Some college students are using the word loyalty as a synonym for monogamy. Are the meanings of these words now shifting? Plus, a biologist discovers a new species of bat, then names it after a poet he admires. Also, warm memories of how a childhood library card becomes a passport to new worlds. And: for a spell vs. cast a spellthaw vs. unthaw, twice-cooked cabbage, a brain teaser in celebration of the great Stephen Sondheim, Dan...

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In Cockney rhyming slang, apples and pears is a synonym for “stairs,” and dustbin lids means kids. Plus, sniglets are clever coinages for things we don’t already have words for. Any guesses what incogsneeto means? It’s the act of trying to hide your sneeze while wearing a face mask. Also, how the vocabulary of science fiction influences our everyday conversation, from the tribble on your hat to vaccine development at warp speed! Pl...

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February 14, 2022 53 min

Need a slang term that can replace just about anynoun? Try chumpie. If you’re from Philadelphia, you may already know this handy placeholder word. And there’s Queens, Brooklyn, Staten Island, Manhattan, and … The Bronx — why do we add the definite article to the name of that New York borough? The answer lies in the area’s geography and local family lore. Plus, an Australian bullfrog that sounds like a banjo called a pobblebonk. Als...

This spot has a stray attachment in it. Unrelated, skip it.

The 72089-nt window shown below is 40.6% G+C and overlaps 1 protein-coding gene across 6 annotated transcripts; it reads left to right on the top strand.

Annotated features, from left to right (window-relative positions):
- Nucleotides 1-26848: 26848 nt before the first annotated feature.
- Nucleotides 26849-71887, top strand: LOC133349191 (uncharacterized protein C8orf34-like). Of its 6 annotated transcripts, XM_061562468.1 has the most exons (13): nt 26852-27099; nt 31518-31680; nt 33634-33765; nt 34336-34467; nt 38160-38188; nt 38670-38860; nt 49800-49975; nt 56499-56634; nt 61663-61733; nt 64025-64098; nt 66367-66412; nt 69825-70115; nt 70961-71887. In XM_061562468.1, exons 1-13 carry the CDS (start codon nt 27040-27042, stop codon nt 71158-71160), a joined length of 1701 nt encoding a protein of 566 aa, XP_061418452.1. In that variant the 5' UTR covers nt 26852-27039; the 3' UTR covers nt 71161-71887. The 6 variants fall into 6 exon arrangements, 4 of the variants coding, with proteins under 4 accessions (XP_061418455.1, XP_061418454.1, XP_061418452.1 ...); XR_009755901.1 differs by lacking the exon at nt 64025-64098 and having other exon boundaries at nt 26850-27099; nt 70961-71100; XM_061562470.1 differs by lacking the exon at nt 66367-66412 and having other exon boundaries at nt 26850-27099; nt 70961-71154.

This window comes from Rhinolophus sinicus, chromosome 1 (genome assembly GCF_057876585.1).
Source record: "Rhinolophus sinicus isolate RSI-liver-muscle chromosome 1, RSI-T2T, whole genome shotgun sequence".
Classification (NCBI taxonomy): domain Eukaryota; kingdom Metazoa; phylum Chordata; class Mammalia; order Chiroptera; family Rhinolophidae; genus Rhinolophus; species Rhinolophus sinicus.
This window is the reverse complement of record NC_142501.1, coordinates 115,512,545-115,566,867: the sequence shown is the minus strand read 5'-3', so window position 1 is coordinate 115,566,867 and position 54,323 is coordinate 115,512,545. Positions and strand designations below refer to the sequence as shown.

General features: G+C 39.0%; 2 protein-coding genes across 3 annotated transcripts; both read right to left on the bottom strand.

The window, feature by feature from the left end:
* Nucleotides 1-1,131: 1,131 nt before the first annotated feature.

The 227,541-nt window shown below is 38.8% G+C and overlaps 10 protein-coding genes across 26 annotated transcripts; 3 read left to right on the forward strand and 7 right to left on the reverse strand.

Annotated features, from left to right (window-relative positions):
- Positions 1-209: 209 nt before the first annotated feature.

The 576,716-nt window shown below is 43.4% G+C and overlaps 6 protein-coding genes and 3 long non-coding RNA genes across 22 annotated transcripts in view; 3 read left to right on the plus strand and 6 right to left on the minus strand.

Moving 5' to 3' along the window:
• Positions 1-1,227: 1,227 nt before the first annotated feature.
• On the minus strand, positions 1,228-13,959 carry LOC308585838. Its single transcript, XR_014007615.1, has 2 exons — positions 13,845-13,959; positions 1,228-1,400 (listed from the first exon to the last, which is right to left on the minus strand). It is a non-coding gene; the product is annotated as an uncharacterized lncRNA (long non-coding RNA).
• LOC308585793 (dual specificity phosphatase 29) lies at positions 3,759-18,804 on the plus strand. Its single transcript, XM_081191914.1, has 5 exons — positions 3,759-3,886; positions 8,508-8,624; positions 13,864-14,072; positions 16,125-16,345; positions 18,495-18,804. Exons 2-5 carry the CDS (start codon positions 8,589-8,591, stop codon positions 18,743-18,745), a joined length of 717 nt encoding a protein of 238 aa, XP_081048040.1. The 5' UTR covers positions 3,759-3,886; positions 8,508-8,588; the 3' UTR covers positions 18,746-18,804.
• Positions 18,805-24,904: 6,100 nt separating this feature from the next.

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National Book Award winner Barry Lopez had wise advice for young writers. First, read widely and follow your curiosity. Second, travel or learn a foreign language. And third, find out what you truly believe, because if you’re not writing from your beliefs, then you’re just passing along information. And: if someone says they’re going to plant flags at a gravesite, they may not mean what you think. That’s because the word flag is al...